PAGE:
When they arrived on the scene, they saw the van crashed into railings at the Barrowboy and Banker pub and a woman was on the floor at the top of the steps by the pub.
They jumped out of the car and PC Clint Wallis went to woman on the floor and told Ms Kerr to go down the steps, the inquiry heard.
She drew her baton to protect the people assisting Mr Belanger and made a radio call at 10.15pm to report the stabbing.
Ms Kerr said she could hear Mr Belanger gasping and told a woman to put him in the recovery position, adding that she could not feel a pulse.
She said she could see a stomach wound and laceration to his cheek, and told the woman to start CPR while she took a plastic bag out of her personal protection kit before helping them.
She was then joined by another female officer and they both began assisting the woman in giving CPR, while a man held the bag over the wound.
Gareth Patterson, QC, for the victims family, thanked the officer, saying: “It sounds as if you were concerned for your safety throughout but nevertheless carried on with your efforts armed only with a baton.”
Ms Kerr replied: “Yes. Just batons. I was also concerned I was the only officer down there for a while. It felt like forever. I felt I was the person they were looking to for help by myself.
“I only had a years service in the response team. It felt like a lot of pressure, looking back on it.”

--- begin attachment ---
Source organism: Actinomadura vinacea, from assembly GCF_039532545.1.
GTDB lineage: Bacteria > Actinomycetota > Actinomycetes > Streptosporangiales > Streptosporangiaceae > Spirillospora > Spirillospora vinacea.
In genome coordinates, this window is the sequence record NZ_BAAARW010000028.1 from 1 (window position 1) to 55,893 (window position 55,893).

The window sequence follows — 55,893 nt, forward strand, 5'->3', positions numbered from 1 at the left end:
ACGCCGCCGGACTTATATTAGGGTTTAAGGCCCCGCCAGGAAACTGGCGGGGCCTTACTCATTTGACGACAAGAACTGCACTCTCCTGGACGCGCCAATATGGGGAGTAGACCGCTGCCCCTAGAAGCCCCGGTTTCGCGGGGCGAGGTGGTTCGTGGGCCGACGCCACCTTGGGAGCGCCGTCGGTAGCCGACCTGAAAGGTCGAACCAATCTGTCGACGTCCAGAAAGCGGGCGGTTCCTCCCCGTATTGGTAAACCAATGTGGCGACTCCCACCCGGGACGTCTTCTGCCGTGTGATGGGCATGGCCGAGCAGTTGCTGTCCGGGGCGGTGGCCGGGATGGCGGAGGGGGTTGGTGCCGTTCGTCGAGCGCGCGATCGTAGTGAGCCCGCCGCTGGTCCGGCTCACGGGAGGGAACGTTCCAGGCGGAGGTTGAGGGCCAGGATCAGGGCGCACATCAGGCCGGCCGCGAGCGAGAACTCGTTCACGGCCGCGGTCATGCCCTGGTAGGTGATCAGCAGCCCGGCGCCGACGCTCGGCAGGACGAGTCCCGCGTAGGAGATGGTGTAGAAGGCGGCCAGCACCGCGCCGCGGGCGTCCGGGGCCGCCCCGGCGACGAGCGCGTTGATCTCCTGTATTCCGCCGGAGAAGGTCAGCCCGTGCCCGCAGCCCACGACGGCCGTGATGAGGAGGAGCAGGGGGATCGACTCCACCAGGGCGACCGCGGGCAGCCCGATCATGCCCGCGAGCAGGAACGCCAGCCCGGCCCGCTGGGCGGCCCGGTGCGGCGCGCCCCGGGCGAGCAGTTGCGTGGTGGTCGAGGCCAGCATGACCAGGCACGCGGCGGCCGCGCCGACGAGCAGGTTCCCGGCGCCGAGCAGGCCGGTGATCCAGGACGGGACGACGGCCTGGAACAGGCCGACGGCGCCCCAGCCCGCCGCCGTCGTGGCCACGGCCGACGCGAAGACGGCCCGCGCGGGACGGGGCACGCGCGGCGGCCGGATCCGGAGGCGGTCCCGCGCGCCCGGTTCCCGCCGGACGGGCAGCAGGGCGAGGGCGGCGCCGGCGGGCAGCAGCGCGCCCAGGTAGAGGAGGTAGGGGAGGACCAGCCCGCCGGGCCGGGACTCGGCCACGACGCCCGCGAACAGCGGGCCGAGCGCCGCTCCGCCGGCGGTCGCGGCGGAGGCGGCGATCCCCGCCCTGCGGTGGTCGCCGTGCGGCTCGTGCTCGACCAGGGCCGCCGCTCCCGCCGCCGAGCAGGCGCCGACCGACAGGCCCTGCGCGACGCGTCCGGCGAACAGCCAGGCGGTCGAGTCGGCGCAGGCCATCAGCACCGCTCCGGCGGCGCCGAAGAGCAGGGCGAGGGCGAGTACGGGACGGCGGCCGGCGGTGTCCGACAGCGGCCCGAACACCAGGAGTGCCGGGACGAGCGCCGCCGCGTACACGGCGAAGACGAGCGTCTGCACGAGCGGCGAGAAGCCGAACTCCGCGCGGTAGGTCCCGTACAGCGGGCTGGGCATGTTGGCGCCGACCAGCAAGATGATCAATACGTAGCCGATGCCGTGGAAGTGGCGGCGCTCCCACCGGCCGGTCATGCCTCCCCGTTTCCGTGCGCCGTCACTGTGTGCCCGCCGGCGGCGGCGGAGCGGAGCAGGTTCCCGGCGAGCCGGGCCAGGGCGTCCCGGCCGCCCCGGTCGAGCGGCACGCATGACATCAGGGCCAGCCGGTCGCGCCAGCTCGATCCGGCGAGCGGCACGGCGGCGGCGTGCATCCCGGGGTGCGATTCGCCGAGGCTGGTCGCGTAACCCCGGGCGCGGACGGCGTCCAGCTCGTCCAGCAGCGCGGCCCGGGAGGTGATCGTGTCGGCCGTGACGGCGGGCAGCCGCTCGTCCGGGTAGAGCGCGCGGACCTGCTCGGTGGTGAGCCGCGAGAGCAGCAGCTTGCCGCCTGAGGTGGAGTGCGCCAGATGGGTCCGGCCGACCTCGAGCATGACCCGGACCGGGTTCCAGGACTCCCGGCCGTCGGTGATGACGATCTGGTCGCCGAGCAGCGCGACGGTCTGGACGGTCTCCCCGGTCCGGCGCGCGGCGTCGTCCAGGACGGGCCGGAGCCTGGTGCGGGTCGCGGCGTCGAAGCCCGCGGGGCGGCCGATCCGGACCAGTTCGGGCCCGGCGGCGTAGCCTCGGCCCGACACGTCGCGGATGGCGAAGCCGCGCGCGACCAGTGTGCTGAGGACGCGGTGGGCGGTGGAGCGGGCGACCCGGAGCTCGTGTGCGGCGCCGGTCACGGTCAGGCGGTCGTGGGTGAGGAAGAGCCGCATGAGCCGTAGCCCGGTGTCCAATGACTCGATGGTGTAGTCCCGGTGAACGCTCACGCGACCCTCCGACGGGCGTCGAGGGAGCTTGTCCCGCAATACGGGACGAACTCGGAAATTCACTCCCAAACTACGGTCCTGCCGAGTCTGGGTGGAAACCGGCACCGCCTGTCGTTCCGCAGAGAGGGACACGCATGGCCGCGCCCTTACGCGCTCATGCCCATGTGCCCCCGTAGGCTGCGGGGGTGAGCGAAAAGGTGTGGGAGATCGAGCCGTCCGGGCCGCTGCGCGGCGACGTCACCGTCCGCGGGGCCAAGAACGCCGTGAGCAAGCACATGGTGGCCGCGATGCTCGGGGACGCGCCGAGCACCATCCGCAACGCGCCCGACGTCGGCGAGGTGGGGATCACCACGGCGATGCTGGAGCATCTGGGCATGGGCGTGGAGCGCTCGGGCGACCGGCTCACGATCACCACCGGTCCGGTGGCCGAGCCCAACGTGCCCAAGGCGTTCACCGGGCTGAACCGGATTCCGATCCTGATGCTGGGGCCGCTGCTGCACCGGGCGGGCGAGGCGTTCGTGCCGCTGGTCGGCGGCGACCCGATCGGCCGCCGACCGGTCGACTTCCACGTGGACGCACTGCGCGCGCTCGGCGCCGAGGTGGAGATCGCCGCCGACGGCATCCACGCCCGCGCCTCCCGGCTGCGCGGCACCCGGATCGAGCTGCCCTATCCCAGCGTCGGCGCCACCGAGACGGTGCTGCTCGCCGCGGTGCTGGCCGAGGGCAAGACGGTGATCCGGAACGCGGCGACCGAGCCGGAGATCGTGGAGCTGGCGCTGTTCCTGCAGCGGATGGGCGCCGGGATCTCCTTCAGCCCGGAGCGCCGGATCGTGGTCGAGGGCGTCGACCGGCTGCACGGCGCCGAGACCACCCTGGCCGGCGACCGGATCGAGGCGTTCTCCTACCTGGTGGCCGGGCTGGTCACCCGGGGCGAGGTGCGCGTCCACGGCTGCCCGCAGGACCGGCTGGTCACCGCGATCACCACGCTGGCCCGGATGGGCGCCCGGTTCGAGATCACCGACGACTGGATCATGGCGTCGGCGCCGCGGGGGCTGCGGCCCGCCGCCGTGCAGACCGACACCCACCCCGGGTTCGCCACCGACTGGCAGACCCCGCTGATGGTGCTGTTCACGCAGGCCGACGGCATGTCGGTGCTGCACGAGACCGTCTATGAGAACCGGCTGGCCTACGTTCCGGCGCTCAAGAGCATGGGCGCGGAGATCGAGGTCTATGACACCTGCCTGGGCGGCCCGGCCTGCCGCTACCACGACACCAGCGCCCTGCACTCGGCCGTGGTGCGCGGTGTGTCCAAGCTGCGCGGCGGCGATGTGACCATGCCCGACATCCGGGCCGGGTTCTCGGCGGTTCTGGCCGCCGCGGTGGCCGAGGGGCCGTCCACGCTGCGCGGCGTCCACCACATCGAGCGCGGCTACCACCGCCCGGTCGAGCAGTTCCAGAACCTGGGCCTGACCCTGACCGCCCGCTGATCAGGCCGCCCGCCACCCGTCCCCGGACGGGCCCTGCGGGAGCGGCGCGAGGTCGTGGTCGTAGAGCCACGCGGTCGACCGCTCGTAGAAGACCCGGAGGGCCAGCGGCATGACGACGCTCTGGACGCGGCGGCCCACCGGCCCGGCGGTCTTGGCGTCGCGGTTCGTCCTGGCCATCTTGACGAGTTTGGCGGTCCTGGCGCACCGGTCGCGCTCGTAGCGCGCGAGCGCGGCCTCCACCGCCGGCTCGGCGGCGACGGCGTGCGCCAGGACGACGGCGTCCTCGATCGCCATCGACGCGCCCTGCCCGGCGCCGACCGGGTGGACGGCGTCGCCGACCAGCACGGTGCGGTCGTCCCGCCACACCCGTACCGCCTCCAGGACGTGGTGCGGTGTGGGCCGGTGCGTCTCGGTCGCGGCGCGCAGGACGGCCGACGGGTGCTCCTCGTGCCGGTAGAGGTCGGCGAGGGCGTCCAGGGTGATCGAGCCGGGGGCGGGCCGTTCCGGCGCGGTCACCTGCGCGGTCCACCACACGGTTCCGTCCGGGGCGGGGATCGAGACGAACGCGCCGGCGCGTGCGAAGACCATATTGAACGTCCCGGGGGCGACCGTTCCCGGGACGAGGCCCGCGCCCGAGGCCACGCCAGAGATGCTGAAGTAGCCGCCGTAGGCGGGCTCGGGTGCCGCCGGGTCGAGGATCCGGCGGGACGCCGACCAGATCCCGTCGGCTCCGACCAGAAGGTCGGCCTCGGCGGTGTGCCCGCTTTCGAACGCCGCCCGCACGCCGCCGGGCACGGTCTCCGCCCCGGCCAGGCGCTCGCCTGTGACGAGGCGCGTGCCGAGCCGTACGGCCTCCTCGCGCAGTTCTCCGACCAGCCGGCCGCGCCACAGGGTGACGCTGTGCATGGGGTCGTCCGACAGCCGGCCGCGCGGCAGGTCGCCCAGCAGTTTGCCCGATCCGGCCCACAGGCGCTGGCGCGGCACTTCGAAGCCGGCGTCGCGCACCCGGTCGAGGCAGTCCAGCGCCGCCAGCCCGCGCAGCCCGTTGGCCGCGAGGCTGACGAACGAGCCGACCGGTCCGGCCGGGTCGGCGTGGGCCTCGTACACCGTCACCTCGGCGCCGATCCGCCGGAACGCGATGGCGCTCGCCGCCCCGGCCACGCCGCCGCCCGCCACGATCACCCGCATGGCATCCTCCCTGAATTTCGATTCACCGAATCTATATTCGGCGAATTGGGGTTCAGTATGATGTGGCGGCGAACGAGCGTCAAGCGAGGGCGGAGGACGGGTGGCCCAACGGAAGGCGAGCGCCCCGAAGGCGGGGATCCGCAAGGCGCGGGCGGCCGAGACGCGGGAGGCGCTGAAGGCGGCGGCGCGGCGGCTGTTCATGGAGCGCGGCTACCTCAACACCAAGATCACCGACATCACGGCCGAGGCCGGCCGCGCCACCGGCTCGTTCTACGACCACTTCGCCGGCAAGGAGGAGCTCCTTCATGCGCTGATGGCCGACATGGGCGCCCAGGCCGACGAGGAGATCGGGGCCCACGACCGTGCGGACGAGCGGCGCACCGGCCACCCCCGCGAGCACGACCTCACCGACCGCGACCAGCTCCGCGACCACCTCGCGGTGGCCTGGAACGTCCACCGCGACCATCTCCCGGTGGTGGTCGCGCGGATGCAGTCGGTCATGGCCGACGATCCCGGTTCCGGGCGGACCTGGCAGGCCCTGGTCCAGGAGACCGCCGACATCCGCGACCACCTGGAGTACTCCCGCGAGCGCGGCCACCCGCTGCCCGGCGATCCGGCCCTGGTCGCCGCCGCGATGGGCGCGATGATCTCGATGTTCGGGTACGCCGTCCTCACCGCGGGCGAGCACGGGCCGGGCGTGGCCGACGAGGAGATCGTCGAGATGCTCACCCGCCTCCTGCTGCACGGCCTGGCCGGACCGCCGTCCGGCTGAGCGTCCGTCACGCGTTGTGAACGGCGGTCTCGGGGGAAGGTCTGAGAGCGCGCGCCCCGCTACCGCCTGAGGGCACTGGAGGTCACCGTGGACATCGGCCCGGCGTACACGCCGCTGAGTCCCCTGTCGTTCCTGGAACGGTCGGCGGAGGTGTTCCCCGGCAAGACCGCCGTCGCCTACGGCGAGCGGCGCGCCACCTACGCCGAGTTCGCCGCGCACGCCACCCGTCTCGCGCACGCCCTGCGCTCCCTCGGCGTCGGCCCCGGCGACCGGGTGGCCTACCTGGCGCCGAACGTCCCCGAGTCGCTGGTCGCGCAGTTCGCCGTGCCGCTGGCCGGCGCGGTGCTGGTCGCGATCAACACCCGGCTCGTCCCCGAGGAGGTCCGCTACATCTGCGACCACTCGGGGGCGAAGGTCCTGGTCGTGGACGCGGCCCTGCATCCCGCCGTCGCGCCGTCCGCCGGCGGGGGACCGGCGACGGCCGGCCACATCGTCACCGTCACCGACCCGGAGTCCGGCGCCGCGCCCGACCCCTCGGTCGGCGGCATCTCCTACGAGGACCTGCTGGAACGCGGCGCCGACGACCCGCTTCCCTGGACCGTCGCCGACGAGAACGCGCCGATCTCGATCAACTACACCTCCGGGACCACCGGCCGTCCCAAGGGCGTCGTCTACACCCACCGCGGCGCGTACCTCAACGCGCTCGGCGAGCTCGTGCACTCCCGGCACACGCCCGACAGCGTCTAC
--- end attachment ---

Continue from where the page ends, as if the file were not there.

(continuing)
Mr Patterson highlighted repeated messages referring to casualties in the courtyard, saying it was “obvious” things were going on.
On body worn footage, messages could be heard requesting London Ambulance Service (LAS) be alerted to a man with a stab wound to the abdomen.
Mr Patterson said: “If you had been told there were LAS resources available before then, up on the High Street, presumably you would have discussed getting Sebastien up to those ambulances as quickly as possible?”
Asked why they did not reach her, she said: “I can only assume that it was because they may have deemed the area too dangerous.”
Mr Patterson said: “We have heard from two LAS witnesses saying they were unaware of all this activity going on below in the courtyard. Were you and the others down there speaking quietly?”
Ambulance service incident response officer Nicholas Lesslar told the court Mr Belangers injuries were “incompatible with life” and another casualty who was breathing and talking needed the ambulance more.
Xavier Thomas, 45, Christine Archibald, 30, Alexandre Pigeard, 26, Sara Zelenak, 21, Kirsty Boden, 28, Mr Belanger, James McMullan, 32, and Ignacio Echeverria, 39, all died in the atrocity before their attackers were shot dead by armed police.